In Hay Day, your uncle has hung up his farmer's hat and given you the farm to manage and grow — from a bare-bones estate to your own flourishing farmland with livestock and crops.

Boost your brain power

Challenge your brain to pick up a new language with the Duolingo app, which offers 37 languages to choose from. Learn to read, speak (your pronunciation is recorded for accuracy), and converse at any skill level. Note: Game of Thrones and Star Trek fans may be delighted to know they can practice their High Valyrian and Klingon using this app.

As the largest and oldest IQ society, the Mensa organization celebrates higher intelligence in the top two per cent of the population. But if you're in the other 98 per cent (like most of us!), you can sharpen your mind with their Mensa-approved games like puzzles, KenKen, and word jumbles.

Exercise your memory muscles with Magic Cards, a simple game that requires you to match cards into pairs. All the cards are faced down to start and you can only select two cards at a time to look at and match. It's a test of remembering which cards you've viewed already and their placement.

The Wordscapes app combines word search with anagrams and a crossword puzzle to challenge your thinking and enhance your vocabulary.

Peters Township Public Library created the brain-teasing Hogwarts Digital Escape Room game for Harry Potter fans — or anyone who likes a puzzling fantasy adventure.

Get lost in Braingle's vast collection of brain teasers, trivia, puzzles, memory tests, ciphers, and more. There's something for everyone here.

Venture out into the world virtually

Learn about the many world heritage sites using the UNESCO (United Nations Educational, Scientific, and Cultural Organization) interactive map, available in eight different languages. In Canada alone, there are 20 to explore and add to your future travel list.

There's something about watching wild animals that's so captivating. With Explore's library of live cams around the world, you can watch baby pandas in Sichuan, China, monkeys along Olifants River in South Africa, and more in real time.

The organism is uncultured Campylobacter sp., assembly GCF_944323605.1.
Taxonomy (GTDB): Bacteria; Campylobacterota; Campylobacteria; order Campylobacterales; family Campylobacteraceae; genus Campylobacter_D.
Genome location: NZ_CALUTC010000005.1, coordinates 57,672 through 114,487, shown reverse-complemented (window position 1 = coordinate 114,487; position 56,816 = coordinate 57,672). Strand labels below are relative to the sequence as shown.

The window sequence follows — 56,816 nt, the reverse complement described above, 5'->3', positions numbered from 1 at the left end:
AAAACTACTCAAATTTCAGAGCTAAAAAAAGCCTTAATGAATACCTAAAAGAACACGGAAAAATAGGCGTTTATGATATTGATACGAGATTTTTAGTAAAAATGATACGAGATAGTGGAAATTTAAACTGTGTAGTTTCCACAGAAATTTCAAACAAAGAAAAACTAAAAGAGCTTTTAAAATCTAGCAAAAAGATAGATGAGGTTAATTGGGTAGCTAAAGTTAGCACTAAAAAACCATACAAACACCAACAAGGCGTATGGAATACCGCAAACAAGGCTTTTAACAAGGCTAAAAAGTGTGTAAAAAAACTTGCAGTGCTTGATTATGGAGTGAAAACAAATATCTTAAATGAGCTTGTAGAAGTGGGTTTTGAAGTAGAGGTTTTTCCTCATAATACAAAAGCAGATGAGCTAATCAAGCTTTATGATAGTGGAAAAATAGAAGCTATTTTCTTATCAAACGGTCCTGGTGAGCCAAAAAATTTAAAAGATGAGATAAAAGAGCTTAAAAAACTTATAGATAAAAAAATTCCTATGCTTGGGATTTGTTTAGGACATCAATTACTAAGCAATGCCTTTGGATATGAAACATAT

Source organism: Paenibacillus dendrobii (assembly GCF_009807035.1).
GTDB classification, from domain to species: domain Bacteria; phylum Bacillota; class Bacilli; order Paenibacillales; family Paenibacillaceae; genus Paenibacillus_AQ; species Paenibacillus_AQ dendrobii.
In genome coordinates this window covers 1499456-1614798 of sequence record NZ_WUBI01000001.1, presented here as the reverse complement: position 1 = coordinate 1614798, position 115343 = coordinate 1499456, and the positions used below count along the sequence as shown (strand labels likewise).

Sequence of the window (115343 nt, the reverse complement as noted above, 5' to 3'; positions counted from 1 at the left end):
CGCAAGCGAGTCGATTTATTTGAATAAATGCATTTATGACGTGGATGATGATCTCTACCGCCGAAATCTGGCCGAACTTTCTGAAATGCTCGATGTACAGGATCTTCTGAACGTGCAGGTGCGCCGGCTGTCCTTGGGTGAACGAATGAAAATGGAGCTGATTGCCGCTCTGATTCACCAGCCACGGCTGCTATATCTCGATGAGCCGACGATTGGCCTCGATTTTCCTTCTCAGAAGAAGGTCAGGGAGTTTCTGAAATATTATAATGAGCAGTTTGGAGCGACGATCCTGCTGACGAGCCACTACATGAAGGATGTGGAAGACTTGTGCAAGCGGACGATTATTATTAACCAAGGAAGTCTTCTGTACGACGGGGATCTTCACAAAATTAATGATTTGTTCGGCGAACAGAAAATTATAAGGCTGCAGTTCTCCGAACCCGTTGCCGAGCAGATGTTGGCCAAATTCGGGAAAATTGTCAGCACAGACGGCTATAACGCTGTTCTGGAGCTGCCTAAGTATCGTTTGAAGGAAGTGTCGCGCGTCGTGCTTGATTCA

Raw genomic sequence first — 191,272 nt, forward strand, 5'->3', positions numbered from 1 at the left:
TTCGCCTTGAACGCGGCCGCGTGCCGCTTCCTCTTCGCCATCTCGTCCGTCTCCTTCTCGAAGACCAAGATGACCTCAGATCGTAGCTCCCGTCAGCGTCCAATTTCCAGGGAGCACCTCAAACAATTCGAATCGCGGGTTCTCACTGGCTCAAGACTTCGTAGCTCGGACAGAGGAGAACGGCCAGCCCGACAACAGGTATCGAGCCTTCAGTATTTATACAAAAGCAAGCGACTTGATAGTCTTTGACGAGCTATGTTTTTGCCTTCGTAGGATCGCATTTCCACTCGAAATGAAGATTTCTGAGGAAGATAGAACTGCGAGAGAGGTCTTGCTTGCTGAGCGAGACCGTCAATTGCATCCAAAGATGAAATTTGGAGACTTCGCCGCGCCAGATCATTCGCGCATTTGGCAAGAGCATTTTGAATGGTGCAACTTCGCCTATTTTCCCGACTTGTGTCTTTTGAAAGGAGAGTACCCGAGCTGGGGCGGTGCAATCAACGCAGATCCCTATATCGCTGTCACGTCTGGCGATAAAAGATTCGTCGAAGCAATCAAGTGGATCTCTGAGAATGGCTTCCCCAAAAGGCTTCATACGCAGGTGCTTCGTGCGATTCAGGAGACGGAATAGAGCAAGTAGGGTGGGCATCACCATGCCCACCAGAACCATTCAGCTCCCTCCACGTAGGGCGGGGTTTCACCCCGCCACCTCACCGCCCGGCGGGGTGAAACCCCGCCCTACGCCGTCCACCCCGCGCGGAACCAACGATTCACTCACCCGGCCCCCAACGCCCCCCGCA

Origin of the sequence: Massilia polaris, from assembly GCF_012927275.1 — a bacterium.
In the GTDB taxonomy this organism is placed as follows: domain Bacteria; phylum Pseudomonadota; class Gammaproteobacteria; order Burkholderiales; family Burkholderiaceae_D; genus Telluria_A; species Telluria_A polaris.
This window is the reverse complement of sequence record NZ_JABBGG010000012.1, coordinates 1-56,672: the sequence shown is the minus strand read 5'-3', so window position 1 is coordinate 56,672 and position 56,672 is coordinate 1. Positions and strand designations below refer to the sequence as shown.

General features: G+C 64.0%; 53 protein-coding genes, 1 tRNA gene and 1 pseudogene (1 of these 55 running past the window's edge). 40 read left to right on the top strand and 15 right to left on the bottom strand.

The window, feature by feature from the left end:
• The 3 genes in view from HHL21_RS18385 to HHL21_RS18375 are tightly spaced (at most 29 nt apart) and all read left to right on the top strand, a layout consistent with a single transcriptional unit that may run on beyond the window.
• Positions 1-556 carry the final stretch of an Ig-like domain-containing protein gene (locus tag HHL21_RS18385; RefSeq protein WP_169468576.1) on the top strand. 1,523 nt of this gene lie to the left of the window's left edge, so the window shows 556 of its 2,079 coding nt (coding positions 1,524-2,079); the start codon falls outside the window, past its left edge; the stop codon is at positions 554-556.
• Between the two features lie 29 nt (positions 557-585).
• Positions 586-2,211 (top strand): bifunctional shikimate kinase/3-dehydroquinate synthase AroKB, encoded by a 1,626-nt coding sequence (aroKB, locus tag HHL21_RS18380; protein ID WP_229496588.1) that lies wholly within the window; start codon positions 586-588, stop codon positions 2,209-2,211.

Visit the wonders of the natural world with Google Earth Voyager: Nature collections. Discover Enchanted Forests, learn about the crab migration on Christmas Island, and visit top birding destinations around the world.

Discover interesting 360-degree-view cityscapes, architecture, and greenspace via 360 Cities, where you can travel virtually from a barber's shop in the Caribbean to a Private Examination Room at the University of Coimbra in Portugal. With so much to explore, a good starting point may be to comb through their Editor's Picks first.

Play with pals (or make new friends online)

Much like Pictionary, Drawize allows you to draw and guess pictures with friends in a private game or with other online players. The person with the most points accumulated from guessing pictures correctly the quickest is the winner. 

Compete against other online players around the world to become the largest snake. In Slither, you must eat pellets to grow in size while avoiding hitting other snakes in your path — if you do, it's game over but if they hit you (which you can strategically make happen), then they're killed and you have the chance to eat their remains.

Put together a jigsaw puzzle — from a 35-piece puzzle to 1014 pieces — on your own, with friends, or make it public for anyone to join in and solve quickly. There are loads of different images to choose from like a bulldog lying on a mini couch or a Cézanne still life.

Friends divide into two teams in the Codenames game, in which the rival spymasters give clues to their teammate(s) so that they can collectively solve this word association-style competition. Tip: The web platform provides little instructions for novices, so those who need a refresher, can watch an example here.

Cultivate your artistic side

Have fun doodling or creating visual masterpieces with I particularly like the special tools that give us the ability to experiment with spirograph and animal fur effects.

Think you have the chops to create music magic? The Music Maker Jam app allows you to become a music producer using their library samples, such as electronic, instrumental, and vocal — and in various genres including rock, pop, and hip hop. 

Nourish your inner writer by creating haikus. With the HaikuJAM app (available on Google Play) you'll collaborate with people to create unexpected poetry, while in Foldpass (available on iOS) you can write haikus with friends — and craft graphic posters to match what you come up with.

Janet Ho is a writer and hobby artist. You can follow her at @janetonpaper.

Add some “good” to your morning and evening.

A variety of newsletters you'll love, delivered straight to you.

Sign up now